Speaking of cost per influence, there's an interesting piece in this month's W (the one with Scarlett Johansson on the cover) about the efforts of Giorgio Armani to dress the non-Hollywood A-listers in an attempt to influence the purchase behavior of their social circles.
The designer, one of the first to get his suits on the silver screen and to set up an L.A. office for celebrity dressing, has come up with a way to reach women who don't flip through fashion magazines every month and who don't idolize Nicole Kidman or Beyonce. The strategy? H dresses a network of smart, stylish, well-bred women who are well known in their own countries and lets them get on with their lives. ...Nice work if you can get it.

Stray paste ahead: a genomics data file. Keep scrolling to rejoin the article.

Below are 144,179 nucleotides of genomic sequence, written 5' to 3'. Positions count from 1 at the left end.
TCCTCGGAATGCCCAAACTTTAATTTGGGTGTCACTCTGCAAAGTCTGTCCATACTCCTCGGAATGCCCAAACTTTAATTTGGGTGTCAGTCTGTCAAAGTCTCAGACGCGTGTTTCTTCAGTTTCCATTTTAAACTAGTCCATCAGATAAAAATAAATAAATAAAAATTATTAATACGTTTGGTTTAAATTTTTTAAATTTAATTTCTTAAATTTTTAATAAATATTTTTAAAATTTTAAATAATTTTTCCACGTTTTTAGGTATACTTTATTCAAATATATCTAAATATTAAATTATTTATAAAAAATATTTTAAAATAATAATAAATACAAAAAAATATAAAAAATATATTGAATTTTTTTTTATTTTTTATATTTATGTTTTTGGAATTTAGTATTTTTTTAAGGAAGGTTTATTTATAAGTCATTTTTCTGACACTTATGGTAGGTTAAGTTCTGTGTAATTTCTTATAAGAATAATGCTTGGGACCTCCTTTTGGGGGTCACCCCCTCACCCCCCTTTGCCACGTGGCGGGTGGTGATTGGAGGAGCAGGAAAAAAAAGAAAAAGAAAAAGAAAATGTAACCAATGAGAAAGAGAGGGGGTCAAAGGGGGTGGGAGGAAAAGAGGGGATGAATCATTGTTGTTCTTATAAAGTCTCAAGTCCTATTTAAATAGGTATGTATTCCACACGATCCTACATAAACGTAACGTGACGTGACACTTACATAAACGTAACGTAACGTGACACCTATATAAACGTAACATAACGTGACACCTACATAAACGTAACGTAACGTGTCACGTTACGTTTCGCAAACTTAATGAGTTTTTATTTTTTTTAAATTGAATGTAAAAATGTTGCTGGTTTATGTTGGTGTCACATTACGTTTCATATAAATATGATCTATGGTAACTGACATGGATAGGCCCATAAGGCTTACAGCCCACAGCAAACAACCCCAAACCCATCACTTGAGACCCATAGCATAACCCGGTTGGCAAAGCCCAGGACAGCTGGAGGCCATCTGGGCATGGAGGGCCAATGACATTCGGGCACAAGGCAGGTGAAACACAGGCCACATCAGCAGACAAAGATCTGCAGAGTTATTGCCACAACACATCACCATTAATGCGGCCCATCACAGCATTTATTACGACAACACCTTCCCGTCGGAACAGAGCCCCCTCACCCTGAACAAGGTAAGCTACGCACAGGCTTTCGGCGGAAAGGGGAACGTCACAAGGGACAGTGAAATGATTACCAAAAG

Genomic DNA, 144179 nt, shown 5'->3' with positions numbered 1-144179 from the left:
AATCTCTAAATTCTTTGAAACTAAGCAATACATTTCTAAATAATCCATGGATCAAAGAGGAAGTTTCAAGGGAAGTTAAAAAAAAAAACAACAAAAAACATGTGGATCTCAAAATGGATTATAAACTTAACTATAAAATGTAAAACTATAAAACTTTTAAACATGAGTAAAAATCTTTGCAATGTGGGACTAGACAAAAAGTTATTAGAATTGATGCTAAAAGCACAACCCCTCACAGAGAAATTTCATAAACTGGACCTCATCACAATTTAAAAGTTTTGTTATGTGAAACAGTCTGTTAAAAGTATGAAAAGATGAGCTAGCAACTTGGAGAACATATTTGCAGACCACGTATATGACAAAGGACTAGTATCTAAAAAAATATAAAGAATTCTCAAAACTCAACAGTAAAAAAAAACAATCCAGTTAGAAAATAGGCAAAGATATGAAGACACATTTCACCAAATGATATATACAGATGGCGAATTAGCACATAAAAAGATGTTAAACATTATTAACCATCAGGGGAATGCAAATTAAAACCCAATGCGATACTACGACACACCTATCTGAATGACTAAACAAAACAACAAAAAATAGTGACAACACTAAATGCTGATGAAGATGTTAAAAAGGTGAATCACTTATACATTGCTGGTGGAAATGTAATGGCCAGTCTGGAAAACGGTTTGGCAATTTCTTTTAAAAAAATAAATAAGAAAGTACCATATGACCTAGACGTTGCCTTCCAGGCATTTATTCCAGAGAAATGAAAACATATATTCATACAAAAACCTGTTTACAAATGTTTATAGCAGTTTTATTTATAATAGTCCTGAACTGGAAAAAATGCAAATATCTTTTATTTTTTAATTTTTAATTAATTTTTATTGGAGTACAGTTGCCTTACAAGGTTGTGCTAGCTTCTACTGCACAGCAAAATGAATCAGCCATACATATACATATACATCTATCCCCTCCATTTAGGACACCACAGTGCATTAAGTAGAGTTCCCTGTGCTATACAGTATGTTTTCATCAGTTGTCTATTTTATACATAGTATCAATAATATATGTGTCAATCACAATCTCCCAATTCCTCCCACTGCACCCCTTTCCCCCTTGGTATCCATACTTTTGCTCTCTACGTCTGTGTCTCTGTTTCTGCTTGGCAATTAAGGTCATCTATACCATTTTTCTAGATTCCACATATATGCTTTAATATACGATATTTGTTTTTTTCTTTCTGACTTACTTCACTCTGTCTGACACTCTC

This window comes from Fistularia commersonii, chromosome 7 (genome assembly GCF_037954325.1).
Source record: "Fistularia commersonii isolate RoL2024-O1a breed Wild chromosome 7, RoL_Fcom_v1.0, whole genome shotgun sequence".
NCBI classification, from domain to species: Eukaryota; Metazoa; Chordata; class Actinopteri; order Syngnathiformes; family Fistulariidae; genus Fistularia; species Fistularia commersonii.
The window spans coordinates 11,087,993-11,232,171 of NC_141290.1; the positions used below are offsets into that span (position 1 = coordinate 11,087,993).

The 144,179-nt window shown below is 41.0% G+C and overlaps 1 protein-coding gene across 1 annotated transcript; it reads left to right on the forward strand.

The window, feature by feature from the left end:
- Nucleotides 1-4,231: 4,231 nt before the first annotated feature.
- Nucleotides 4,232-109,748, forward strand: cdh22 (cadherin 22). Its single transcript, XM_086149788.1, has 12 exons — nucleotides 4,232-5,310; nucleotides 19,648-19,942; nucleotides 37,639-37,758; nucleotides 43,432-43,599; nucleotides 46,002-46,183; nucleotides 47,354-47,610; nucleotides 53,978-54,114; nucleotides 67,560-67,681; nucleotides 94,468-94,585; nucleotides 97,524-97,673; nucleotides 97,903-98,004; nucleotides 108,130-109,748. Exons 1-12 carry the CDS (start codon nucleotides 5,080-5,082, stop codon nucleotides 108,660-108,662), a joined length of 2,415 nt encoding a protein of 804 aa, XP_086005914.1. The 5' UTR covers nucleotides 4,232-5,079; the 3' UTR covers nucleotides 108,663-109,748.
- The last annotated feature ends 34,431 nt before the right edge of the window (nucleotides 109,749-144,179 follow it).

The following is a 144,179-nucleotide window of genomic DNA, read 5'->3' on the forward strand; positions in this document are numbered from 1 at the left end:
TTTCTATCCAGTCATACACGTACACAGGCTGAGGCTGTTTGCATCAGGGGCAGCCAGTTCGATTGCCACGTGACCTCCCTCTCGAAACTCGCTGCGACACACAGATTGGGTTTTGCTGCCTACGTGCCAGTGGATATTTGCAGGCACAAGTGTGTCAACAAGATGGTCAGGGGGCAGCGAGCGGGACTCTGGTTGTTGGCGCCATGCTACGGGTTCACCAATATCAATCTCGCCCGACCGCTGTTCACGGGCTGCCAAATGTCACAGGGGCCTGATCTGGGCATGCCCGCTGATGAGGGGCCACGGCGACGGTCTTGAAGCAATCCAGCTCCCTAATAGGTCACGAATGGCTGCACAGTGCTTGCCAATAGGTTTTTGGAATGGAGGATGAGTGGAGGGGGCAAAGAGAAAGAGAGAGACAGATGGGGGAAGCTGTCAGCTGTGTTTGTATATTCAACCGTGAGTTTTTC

The ladies receive a new capsule wardrobe each season, in addition to travel expenses and, in some cases, a retainer -- depending on the individual. The big payoff for the house, of course, comes when their photos appear in Hello!, Point de Vue, El Pais or Vanity Fair. But often there are more subtle returns: a photograph in a small local paper, or extra attention at a social event. "You can't imagine how many people walk up to me at parties and ask who designed my tuxedo jacket," says [Celine] Charloux, a French polo player and one of Armani's newest diplomats.